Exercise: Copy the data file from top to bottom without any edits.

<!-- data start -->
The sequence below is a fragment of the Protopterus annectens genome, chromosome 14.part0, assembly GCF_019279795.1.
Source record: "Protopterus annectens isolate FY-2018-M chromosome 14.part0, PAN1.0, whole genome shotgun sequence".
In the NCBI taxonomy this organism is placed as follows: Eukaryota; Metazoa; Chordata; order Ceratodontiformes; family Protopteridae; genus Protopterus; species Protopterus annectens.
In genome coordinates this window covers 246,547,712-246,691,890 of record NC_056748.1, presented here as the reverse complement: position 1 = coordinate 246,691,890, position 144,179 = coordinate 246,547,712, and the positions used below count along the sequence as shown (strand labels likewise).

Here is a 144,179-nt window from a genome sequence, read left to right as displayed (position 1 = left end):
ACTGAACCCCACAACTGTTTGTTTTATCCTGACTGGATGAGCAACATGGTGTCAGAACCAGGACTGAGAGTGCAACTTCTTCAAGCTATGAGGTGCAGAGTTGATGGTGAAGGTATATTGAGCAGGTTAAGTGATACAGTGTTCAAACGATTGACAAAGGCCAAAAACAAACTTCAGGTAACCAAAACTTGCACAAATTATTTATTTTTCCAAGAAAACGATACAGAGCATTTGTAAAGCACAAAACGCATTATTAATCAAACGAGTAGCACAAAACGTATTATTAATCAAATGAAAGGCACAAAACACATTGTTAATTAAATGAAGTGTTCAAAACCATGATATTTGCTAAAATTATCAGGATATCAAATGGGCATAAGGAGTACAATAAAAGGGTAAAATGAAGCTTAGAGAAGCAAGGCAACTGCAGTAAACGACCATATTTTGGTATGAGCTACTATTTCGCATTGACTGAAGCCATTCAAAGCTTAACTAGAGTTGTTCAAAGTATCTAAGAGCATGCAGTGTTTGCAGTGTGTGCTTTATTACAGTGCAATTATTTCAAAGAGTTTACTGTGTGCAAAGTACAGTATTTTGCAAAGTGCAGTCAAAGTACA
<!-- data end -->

The sequence below is a fragment of the Protopterus annectens genome, chromosome 14.part0, assembly GCF_019279795.1.
Source record: "Protopterus annectens isolate FY-2018-M chromosome 14.part0, PAN1.0, whole genome shotgun sequence".
In the NCBI taxonomy this organism is placed as follows: Eukaryota; Metazoa; Chordata; order Ceratodontiformes; family Protopteridae; genus Protopterus; species Protopterus annectens.
In genome coordinates this window covers 246,547,712-246,691,890 of record NC_056748.1, presented here as the reverse complement: position 1 = coordinate 246,691,890, position 144,179 = coordinate 246,547,712, and the positions used below count along the sequence as shown (strand labels likewise).

Here is a 144,179-nt window from a genome sequence, read left to right as displayed (position 1 = left end):
ACTGAACCCCACAACTGTTTGTTTTATCCTGACTGGATGAGCAACATGGTGTCAGAACCAGGACTGAGAGTGCAACTTCTTCAAGCTATGAGGTGCAGAGTTGATGGTGAAGGTATATTGAGCAGGTTAAGTGATACAGTGTTCAAACGATTGACAAAGGCCAAAAACAAACTTCAGGTAACCAAAACTTGCACAAATTATTTATTTTTCCAAGAAAACGATACAGAGCATTTGTAAAGCACAAAACGCATTATTAATCAAACGAGTAGCACAAAACGTATTATTAATCAAATGAAAGGCACAAAACACATTGTTAATTAAATGAAGTGTTCAAAACCATGATATTTGCTAAAATTATCAGGATATCAAATGGGCATAAGGAGTACAATAAAAGGGTAAAATGAAGCTTAGAGAAGCAAGGCAACTGCAGTAAACGACCATATTTTGGTATGAGCTACTATTTCGCATTGACTGAAGCCATTCAAAGCTTAACTAGAGTTGTTCAAAGTATCTAAGAGCATGCAGTGTTTGCAGTGTGTGCTTTATTACAGTGCAATTATTTCAAAGAGTTTACTGTGTGCAAAGTACAGTATTTTGCAAAGTGCAGTCAAAGTACA